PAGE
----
I'VE BEEN WONDERING why these bigots had revived the same-sex marriage amendment to the US Constitution knowing full well that it had no chance whatsoever to pass in the Senate. Well, I wonder no more. I've just read a thoroughly researched article by Doug Ireland, "GOP Revives Anti-Gay Marriage Campaign for '06," in the spring issue of The Public Eye magazine. Electoral gay-bashing brings the bigots to the polls. Writes Ireland, "Along with homeland security, electoral gay-bashing was key to the Republicans' 2004 sweep of the presidency and both houses of Congress. . . . . The lynchpin of Karl Rove's anti-gay strategy in 2004 was to increase turnout by social conservatives through a crusade against gay marriage." They intend to repeat the same scenario in the 2006 mid-term elections.

THE SCARIEST PART, shows Ireland, is how organized and well-funded the Christian right has become and how far it reaches into the corridors of power in the nation's capital and in the states. In 2004, the little known and secretive organization, the Arlington Group, was instrumental for the crucial Ohio vote. A member of the Arlington Group, "Ohio's Republican Secretary of State, Kenneth J. Blackwell ... not only served as co-chair of Bush's 2004 campaign in Ohio, he was the public servant responsible for an election system that pushed Bush to victory by depressing the black, pro-Kerry vote in the state. A 2005 study confirmed that black voters waited three times longer than whites to vote and were more likely to be asked -- illegally -- by poll workers for identification."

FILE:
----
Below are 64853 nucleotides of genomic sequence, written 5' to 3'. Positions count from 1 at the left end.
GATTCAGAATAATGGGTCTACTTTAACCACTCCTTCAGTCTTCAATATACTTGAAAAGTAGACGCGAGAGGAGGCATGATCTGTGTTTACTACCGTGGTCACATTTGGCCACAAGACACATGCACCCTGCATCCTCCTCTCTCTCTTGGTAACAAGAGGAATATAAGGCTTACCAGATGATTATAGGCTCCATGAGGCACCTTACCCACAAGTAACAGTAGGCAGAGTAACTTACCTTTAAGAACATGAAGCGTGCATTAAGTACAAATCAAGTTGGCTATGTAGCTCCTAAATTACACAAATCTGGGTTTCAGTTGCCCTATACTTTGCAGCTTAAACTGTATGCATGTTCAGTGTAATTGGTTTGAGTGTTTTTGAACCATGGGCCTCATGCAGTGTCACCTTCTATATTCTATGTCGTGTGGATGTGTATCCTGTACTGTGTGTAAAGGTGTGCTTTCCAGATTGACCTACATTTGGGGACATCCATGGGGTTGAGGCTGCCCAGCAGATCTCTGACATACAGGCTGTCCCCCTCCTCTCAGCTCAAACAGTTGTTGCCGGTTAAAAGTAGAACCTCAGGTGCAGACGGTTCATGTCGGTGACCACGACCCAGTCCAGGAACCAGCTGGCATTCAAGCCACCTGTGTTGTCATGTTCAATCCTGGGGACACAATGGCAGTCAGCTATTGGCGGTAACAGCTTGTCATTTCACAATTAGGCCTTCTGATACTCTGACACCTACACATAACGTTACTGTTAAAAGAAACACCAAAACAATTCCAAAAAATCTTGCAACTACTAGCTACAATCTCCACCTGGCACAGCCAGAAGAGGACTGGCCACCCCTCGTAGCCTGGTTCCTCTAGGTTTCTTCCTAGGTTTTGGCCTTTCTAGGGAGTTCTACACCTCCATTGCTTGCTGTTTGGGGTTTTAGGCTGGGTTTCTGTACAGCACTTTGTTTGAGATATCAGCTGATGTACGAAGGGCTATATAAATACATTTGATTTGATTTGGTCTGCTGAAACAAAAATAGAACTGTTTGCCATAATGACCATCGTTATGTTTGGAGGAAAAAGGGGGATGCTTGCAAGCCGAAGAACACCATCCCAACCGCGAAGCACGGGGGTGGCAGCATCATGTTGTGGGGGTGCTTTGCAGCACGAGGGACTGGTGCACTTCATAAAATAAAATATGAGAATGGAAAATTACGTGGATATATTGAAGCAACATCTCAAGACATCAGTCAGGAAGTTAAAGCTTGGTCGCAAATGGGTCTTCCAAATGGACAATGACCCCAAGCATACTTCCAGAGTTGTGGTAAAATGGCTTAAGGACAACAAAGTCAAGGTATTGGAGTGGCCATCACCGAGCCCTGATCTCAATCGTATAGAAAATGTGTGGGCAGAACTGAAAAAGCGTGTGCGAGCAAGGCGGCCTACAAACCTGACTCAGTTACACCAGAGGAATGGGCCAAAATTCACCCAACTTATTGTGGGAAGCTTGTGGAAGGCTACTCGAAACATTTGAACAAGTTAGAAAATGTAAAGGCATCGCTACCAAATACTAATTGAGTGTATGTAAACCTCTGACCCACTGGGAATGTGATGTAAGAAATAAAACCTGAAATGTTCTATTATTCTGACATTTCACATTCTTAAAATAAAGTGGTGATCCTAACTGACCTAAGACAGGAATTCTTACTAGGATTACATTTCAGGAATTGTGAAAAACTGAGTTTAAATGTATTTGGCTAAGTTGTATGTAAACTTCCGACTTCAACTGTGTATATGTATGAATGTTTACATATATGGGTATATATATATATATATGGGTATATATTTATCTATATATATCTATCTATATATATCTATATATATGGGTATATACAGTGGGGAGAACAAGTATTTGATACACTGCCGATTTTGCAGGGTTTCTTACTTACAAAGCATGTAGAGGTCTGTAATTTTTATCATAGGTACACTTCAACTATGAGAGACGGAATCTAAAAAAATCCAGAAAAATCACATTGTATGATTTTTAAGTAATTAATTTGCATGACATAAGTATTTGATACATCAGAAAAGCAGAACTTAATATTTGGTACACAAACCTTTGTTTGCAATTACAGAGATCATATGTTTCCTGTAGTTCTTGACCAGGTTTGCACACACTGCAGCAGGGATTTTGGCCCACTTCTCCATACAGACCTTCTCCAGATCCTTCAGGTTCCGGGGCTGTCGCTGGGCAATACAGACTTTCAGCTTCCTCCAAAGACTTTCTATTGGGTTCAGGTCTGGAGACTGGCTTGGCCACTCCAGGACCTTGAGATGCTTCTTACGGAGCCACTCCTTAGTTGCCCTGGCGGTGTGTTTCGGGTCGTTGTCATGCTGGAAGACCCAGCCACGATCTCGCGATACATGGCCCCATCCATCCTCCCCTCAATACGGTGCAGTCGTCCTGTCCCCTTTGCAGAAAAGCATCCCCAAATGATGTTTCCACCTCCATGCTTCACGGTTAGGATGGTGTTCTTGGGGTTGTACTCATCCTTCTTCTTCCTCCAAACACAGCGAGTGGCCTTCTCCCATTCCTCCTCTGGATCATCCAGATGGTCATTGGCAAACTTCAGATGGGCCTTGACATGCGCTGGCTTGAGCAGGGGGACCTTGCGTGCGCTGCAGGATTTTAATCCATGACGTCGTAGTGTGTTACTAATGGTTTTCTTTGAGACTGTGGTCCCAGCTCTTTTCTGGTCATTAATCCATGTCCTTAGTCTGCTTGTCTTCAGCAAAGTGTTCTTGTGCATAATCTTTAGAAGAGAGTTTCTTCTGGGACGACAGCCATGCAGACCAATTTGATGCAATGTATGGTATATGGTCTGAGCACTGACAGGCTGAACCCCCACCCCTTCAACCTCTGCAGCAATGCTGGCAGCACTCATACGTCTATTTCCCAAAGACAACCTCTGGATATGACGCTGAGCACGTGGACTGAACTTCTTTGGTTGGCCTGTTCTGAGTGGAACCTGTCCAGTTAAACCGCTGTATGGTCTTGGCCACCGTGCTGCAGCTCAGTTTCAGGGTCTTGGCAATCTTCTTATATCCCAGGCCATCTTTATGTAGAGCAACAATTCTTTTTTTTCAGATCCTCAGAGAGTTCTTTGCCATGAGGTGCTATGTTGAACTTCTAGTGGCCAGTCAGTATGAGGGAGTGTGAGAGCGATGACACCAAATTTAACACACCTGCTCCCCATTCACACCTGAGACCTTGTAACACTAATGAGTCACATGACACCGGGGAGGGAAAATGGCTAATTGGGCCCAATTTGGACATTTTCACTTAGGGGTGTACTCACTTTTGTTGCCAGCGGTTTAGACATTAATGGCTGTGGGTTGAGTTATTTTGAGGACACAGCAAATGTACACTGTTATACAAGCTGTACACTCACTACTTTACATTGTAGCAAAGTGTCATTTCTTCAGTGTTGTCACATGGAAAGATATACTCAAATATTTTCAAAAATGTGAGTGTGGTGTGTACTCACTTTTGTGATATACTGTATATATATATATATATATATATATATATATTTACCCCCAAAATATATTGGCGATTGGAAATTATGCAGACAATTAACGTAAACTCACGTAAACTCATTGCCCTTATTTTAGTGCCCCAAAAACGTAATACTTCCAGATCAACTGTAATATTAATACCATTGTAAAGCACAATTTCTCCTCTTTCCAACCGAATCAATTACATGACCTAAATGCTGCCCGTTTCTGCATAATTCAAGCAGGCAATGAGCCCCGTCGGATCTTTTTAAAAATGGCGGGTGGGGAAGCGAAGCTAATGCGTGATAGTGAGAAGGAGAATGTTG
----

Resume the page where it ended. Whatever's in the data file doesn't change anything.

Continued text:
WHILE DOUG IRELAND's exposé focuses on gay bashing, a topic he regularly broaches, his exploration is quite reminiscent of the 2003 book edited by Kimberly Blaker, The Fundamentals of Extremism: The Christian Right in America, which I reviewed in these pages at the time. As I wrote then, "The hard core of the Religious Right is anti-science, anti-environment, anti-public education, anti-choice, anti-feminism, anti-gay and lesbian rights, anti-sex education, anti-free-speech, anti-pornography, anti-affirmative action, anti-welfare, anti-civil rights, anti-evolution, anti-interracial relationships, anti-tax, anti-AIDs funding, anti-pluralism, anti-liberalism, anti-other religions, anti-scientific research, anti-secularism, anti-modernity... They are in fact inherently anti-democratic." Seen in this light, poking fun at the folks of WorldNetDaily may be satisfying, but these demagogues are dangerous and they vote.